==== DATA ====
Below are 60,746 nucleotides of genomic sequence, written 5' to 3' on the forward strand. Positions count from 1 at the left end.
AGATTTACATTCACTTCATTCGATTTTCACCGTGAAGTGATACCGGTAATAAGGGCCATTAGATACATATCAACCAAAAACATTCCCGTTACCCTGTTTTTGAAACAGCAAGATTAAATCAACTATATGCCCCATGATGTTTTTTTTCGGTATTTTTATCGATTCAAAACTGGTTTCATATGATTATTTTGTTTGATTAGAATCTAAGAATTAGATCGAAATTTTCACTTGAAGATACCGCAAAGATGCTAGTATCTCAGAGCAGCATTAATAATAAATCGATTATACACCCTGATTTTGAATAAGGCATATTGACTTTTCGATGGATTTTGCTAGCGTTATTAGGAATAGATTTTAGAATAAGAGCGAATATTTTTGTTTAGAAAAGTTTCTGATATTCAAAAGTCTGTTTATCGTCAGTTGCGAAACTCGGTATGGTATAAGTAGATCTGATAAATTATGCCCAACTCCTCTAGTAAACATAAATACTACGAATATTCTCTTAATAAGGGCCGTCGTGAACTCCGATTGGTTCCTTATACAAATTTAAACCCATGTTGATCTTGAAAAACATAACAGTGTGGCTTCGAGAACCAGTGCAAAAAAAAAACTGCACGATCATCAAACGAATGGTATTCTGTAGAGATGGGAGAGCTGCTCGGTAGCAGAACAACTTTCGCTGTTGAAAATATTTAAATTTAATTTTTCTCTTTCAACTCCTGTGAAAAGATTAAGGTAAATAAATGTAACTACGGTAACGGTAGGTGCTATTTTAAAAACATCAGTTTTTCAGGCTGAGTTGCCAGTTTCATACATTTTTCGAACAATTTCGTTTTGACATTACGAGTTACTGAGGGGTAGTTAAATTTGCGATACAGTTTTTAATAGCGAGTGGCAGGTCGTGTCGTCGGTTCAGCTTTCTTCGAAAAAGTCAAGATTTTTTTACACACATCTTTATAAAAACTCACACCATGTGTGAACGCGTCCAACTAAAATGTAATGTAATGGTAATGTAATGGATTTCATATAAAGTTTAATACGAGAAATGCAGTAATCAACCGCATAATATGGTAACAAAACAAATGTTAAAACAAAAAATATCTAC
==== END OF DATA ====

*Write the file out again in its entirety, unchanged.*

Below are 60,746 nucleotides of genomic sequence, written 5' to 3' on the forward strand. Positions count from 1 at the left end.
AGATTTACATTCACTTCATTCGATTTTCACCGTGAAGTGATACCGGTAATAAGGGCCATTAGATACATATCAACCAAAAACATTCCCGTTACCCTGTTTTTGAAACAGCAAGATTAAATCAACTATATGCCCCATGATGTTTTTTTTCGGTATTTTTATCGATTCAAAACTGGTTTCATATGATTATTTTGTTTGATTAGAATCTAAGAATTAGATCGAAATTTTCACTTGAAGATACCGCAAAGATGCTAGTATCTCAGAGCAGCATTAATAATAAATCGATTATACACCCTGATTTTGAATAAGGCATATTGACTTTTCGATGGATTTTGCTAGCGTTATTAGGAATAGATTTTAGAATAAGAGCGAATATTTTTGTTTAGAAAAGTTTCTGATATTCAAAAGTCTGTTTATCGTCAGTTGCGAAACTCGGTATGGTATAAGTAGATCTGATAAATTATGCCCAACTCCTCTAGTAAACATAAATACTACGAATATTCTCTTAATAAGGGCCGTCGTGAACTCCGATTGGTTCCTTATACAAATTTAAACCCATGTTGATCTTGAAAAACATAACAGTGTGGCTTCGAGAACCAGTGCAAAAAAAAAACTGCACGATCATCAAACGAATGGTATTCTGTAGAGATGGGAGAGCTGCTCGGTAGCAGAACAACTTTCGCTGTTGAAAATATTTAAATTTAATTTTTCTCTTTCAACTCCTGTGAAAAGATTAAGGTAAATAAATGTAACTACGGTAACGGTAGGTGCTATTTTAAAAACATCAGTTTTTCAGGCTGAGTTGCCAGTTTCATACATTTTTCGAACAATTTCGTTTTGACATTACGAGTTACTGAGGGGTAGTTAAATTTGCGATACAGTTTTTAATAGCGAGTGGCAGGTCGTGTCGTCGGTTCAGCTTTCTTCGAAAAAGTCAAGATTTTTTTACACACATCTTTATAAAAACTCACACCATGTGTGAACGCGTCCAACTAAAATGTAATGTAATGGTAATGTAATGGATTTCATATAAAGTTTAATACGAGAAATGCAGTAATCAACCGCATAATATGGTAACAAAACAAATGTTAAAACAAAAAATATCTAC